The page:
The Brit who did so much for Israel’s tourist industry

Entrepeneur David Lewis, chair of Isrotel and man behind much of Eilat’s development, dies at 87.

By
August 11, 2011 04:54
4 minute read.
David Lewis

David Lewis 311. (photo credit: Courtesy)

It is almost ironic that David Lewis, the British entrepreneur who did so much to boost Israel’s tourist industry and the nation’s economy, should die at a time when there are protest demonstrations throughout the country demanding social justice and more jobs.

Lewis, who more than 30 years ago fell in love with the natural beauty of Eilat, needed little persuasion from then Tourism Minister Gideon Patt to invest in Israel’s southern resort area and to convince more Europeans, especially from Britain, to follow the sun.

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Lewis built several hotels there, and not only put Eilat on the international tourist map, but over the years provided jobs for thousands of people – and not just for regular hotel staff, but also for entertainers, who were part of the attraction of the Eilat scene. Construction workers involved in building his hotels as well as people employed in boardwalk shops surrounding the King Solomon Palace Hotel - which Lewis founded in 1981 - also benefited.

The opening of the King Solomon approximately three decades ago, received tremendous coverage in the Israeli media. There were hardly any luxury hotels in Eilat, and probably the most luxurious at the time was the Neptune. The King Solomon Palace was unique in that it offered everything the tourist could want in one location. The furthest anyone had to wander outside was to the pool or to the store and restaurant-lined boardwalk.

Success breeds success and Lewis lost little time in either building or acquiring other hotels in Eilat. Realizing that a resort area must have budgetpriced as well as luxury hotels, he included both in his development plans and made sure that each hotel had its own unique ambience. Many also included conference facilities to bring businessmen to the ever-growing city.

Lewis also thought about family vacations and included budget-priced apartment-style accommodations with two adjoining suites and self-catering for families of limited means.

Initially, his hotels were all close to each other, which made it possible for relatives and friends in different economic brackets to be close to each other, and able to sit around the same pool or dine in the same restaurant, while paying whatever it was they could afford for their hotel bill.

Eventually, Lewis opened hotels in Tel Aviv, Mitzpe Ramon, the Dead Sea and the Carmel Forest Spa near Haifa where man-made luxury and nature’s beauty combine to offer a memorable experience.

Once Lewis started building hotels and tourist attractions in Eilat, other hotel chains followed, as well as entertainment and amusement companies.

Today there are more than 50 hotels in Eilat, eight of them part of Lewis’s Isrotel chain.

Lewis went a step further, and two years ago Isrotel launched its own charter flights from Luton airport in London to Eilat. At the time, Lewis said that Isrotel always tried to be innovative in solving problems and in giving tourists better service.

Lewis was a man small in stature, but a giant in vision and one of nature’s gentlemen – neither pompous nor a braggart, and unfailingly courteous and polite.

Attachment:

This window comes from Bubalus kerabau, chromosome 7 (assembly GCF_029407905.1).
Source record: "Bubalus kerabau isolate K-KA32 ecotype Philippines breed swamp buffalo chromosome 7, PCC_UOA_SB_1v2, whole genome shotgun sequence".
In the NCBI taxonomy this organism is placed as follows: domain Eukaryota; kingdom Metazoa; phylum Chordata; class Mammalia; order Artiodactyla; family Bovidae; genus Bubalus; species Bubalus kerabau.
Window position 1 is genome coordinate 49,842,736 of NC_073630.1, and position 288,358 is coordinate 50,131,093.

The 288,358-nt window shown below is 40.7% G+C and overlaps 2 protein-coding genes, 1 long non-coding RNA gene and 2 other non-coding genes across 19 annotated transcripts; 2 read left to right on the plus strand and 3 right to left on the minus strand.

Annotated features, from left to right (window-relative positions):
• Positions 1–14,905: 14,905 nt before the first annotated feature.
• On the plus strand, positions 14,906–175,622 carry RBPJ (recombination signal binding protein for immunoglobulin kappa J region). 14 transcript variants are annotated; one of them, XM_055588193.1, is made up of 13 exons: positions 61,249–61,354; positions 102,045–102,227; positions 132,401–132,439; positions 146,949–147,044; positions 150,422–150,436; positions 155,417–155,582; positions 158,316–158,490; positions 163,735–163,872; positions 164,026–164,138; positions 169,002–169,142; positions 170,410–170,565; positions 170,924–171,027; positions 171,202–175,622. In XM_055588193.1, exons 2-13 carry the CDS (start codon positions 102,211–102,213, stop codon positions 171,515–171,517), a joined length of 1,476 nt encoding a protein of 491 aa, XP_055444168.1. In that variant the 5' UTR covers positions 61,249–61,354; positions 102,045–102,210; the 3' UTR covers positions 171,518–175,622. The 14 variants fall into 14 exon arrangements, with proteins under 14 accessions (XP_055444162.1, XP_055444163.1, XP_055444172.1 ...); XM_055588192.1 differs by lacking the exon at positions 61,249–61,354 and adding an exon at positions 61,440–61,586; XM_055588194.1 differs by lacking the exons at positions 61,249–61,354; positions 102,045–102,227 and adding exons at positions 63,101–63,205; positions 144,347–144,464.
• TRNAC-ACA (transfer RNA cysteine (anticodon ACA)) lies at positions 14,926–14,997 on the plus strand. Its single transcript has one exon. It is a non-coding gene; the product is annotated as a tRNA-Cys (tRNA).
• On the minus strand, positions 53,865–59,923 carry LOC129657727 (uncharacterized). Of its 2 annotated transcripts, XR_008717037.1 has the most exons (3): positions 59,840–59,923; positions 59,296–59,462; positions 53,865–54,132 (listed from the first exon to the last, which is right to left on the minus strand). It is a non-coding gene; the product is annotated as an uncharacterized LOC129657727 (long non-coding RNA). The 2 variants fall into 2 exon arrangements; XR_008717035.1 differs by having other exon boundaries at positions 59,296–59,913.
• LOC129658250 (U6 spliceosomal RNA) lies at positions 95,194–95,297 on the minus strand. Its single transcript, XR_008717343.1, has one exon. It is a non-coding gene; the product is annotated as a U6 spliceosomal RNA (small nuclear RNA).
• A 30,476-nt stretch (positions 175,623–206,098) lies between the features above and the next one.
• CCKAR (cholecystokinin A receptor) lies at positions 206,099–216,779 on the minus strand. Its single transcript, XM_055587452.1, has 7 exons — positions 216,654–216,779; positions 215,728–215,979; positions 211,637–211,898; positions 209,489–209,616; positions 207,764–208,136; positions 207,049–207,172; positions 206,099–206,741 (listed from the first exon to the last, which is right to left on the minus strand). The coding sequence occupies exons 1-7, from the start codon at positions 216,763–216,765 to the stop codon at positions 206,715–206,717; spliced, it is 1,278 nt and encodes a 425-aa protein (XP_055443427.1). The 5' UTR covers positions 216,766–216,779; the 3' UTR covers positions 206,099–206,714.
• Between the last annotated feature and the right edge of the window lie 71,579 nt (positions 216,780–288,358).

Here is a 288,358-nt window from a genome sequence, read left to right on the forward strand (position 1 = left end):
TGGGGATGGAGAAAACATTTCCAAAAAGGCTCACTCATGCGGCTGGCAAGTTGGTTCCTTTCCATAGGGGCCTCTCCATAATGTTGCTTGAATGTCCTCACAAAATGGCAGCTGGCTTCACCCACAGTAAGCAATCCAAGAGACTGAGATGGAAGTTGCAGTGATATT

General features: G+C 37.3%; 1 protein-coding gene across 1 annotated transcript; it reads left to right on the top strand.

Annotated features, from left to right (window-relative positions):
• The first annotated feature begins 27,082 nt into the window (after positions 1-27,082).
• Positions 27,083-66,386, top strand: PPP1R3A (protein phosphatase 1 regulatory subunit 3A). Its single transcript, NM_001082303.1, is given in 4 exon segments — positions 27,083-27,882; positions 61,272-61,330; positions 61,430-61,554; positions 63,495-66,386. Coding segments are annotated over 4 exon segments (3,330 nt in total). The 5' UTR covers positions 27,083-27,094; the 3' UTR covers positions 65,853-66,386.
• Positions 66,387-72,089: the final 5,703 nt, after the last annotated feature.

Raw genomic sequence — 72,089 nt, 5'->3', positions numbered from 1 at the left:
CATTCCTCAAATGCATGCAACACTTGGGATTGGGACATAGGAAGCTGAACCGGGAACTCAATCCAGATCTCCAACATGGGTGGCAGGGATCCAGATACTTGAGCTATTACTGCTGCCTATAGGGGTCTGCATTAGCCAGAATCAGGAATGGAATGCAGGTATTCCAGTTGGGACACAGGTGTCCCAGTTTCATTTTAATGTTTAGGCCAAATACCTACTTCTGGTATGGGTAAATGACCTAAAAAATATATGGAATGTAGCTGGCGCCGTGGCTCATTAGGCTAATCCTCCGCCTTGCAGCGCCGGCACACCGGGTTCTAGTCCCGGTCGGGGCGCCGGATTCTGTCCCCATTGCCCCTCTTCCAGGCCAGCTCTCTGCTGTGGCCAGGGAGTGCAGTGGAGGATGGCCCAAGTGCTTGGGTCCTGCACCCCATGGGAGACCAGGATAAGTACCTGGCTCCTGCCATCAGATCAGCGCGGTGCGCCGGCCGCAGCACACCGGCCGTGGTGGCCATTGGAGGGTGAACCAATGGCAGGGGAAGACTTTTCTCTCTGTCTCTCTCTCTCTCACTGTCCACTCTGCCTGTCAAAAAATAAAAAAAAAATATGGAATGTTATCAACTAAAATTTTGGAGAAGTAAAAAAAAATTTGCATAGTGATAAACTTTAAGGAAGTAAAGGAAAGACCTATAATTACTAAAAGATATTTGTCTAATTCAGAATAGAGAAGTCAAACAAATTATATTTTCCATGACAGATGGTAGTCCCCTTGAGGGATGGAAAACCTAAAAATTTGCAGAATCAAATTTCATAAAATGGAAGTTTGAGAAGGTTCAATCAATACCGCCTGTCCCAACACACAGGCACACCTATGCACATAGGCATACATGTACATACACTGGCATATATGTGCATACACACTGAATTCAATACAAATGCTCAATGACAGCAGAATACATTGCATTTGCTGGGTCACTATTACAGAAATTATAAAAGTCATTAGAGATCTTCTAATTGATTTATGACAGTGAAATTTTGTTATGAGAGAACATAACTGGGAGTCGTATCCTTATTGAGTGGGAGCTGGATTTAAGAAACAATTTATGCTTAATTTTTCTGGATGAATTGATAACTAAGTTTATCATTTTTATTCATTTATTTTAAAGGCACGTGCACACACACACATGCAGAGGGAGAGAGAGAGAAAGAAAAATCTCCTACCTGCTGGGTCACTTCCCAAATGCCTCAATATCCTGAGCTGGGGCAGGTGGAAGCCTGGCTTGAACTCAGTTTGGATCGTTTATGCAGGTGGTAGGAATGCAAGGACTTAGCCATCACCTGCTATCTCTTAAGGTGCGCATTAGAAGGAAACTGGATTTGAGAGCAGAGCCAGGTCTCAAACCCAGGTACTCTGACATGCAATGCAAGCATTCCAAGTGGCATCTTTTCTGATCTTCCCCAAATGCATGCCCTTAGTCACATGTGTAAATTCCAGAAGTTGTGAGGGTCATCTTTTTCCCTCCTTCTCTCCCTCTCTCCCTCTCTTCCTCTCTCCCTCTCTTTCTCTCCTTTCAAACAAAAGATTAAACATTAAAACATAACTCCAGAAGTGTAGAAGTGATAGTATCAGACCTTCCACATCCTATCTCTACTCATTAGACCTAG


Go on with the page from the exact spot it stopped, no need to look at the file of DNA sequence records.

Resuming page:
Like so many other Jews, especially the offspring of parents from Eastern Europe, Lewis made his initial fortune in the textile industry after serving as a volunteer navigator for the British Royal Air Force during World War II.

In 1948, together with his three brothers, Lewis opened a women’s clothing store in London and expanded the enterprise to eventually become the River Island clothing company.

In 1973, in the aftermath of the Yom Kippur War, Lewis and his family established a foundation to help rehabilitate soldiers who had been injured in the war. Later, he was also a generous donor to the Schneider Children’s Hospital and Medical Center as well as many organizations and institutions in Eilat.

Two years ago, he was feted by Eilat when the city inaugurated the David Lewis promenade on its 60th anniversary.

Mayor Yitzhak Halevi noted the impact that Lewis had on Eilat’s economy, not just through Isrotel but through his commitment to the city’s development, which was cemented in the belief that every business is rooted in its surroundings.

Lewis played such an important role in contributing to and inspiring the city’s development that in the three decades of his operations there, its resident population grew from around 20,000 to more than 60,000.

The ever-modest Lewis said at the launch of the promenade that Israel has courageously faced wars, terrorism and intifadas, and the way for him to express his admiration for Israel’s resilience was to do what he had done.

President Shimon Peres was also on hand for the occasion.

In the early 1990s, then finance minister Peres invited Lewis to Mitzpe Ramon, which at the time was in worse shape than Eilat had been when Lewis first went there. Lewis nonetheless saw its potential and built an elegant resort village.

Lewis was targeted in recent years by anti-Israel boycott groups which called for the boycott of companies under the umbrella of the Lewis Trust Group of which he was chairman. These included the River Island clothing chain, Isrotel Hotels, Ibrotel Hotels in Spain and Portugal and Britannia Pacific Properties – a diversified international investment company headquartered in London.

For all that, Lewis, who was diagnosed with cancer last year and who died on Tisha Be’av – August 9 – at age 87, had what the British refer to as a good innings. This year, he and his wife Ruth celebrated their 60th wedding anniversary. He is survived by her, their five children and 11 grandchildren.


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